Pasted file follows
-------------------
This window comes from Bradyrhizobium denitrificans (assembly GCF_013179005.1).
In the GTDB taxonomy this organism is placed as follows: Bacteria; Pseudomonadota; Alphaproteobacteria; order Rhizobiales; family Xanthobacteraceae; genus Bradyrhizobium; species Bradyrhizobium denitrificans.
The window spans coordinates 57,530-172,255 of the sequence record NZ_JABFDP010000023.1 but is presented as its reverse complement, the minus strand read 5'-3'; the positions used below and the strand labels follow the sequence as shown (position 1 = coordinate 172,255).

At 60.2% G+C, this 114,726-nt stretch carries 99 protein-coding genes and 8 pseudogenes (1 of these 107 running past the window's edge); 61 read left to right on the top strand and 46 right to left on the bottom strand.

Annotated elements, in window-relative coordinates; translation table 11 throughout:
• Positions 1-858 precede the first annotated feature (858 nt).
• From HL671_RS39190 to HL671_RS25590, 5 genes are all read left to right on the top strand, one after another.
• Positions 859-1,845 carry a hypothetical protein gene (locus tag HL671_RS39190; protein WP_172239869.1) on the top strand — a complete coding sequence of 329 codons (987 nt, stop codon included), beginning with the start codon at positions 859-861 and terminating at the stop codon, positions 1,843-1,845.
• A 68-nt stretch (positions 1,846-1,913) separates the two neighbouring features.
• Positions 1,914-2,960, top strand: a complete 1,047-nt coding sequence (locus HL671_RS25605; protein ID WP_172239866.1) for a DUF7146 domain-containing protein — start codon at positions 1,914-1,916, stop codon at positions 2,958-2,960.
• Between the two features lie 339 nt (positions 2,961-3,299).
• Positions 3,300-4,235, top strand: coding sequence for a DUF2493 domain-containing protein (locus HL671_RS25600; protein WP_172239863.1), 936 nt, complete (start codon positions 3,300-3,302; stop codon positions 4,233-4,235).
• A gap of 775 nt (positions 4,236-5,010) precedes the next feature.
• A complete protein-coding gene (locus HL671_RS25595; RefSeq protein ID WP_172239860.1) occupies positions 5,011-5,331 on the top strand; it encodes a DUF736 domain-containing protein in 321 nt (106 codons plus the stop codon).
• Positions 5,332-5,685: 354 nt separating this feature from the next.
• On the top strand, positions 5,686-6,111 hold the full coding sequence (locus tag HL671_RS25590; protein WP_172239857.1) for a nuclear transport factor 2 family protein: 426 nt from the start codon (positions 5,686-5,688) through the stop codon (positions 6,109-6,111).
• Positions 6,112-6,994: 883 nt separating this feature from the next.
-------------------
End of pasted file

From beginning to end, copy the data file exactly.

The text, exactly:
This window comes from Bradyrhizobium denitrificans (assembly GCF_013179005.1).
In the GTDB taxonomy this organism is placed as follows: Bacteria; Pseudomonadota; Alphaproteobacteria; order Rhizobiales; family Xanthobacteraceae; genus Bradyrhizobium; species Bradyrhizobium denitrificans.
The window spans coordinates 57,530-172,255 of the sequence record NZ_JABFDP010000023.1 but is presented as its reverse complement, the minus strand read 5'-3'; the positions used below and the strand labels follow the sequence as shown (position 1 = coordinate 172,255).

At 60.2% G+C, this 114,726-nt stretch carries 99 protein-coding genes and 8 pseudogenes (1 of these 107 running past the window's edge); 61 read left to right on the top strand and 46 right to left on the bottom strand.

Annotated elements, in window-relative coordinates; translation table 11 throughout:
• Positions 1-858 precede the first annotated feature (858 nt).
• From HL671_RS39190 to HL671_RS25590, 5 genes are all read left to right on the top strand, one after another.
• Positions 859-1,845 carry a hypothetical protein gene (locus tag HL671_RS39190; protein WP_172239869.1) on the top strand — a complete coding sequence of 329 codons (987 nt, stop codon included), beginning with the start codon at positions 859-861 and terminating at the stop codon, positions 1,843-1,845.
• A 68-nt stretch (positions 1,846-1,913) separates the two neighbouring features.
• Positions 1,914-2,960, top strand: a complete 1,047-nt coding sequence (locus HL671_RS25605; protein ID WP_172239866.1) for a DUF7146 domain-containing protein — start codon at positions 1,914-1,916, stop codon at positions 2,958-2,960.
• Between the two features lie 339 nt (positions 2,961-3,299).
• Positions 3,300-4,235, top strand: coding sequence for a DUF2493 domain-containing protein (locus HL671_RS25600; protein WP_172239863.1), 936 nt, complete (start codon positions 3,300-3,302; stop codon positions 4,233-4,235).
• A gap of 775 nt (positions 4,236-5,010) precedes the next feature.
• A complete protein-coding gene (locus HL671_RS25595; RefSeq protein ID WP_172239860.1) occupies positions 5,011-5,331 on the top strand; it encodes a DUF736 domain-containing protein in 321 nt (106 codons plus the stop codon).
• Positions 5,332-5,685: 354 nt separating this feature from the next.
• On the top strand, positions 5,686-6,111 hold the full coding sequence (locus tag HL671_RS25590; protein WP_172239857.1) for a nuclear transport factor 2 family protein: 426 nt from the start codon (positions 5,686-5,688) through the stop codon (positions 6,109-6,111).
• Positions 6,112-6,994: 883 nt separating this feature from the next.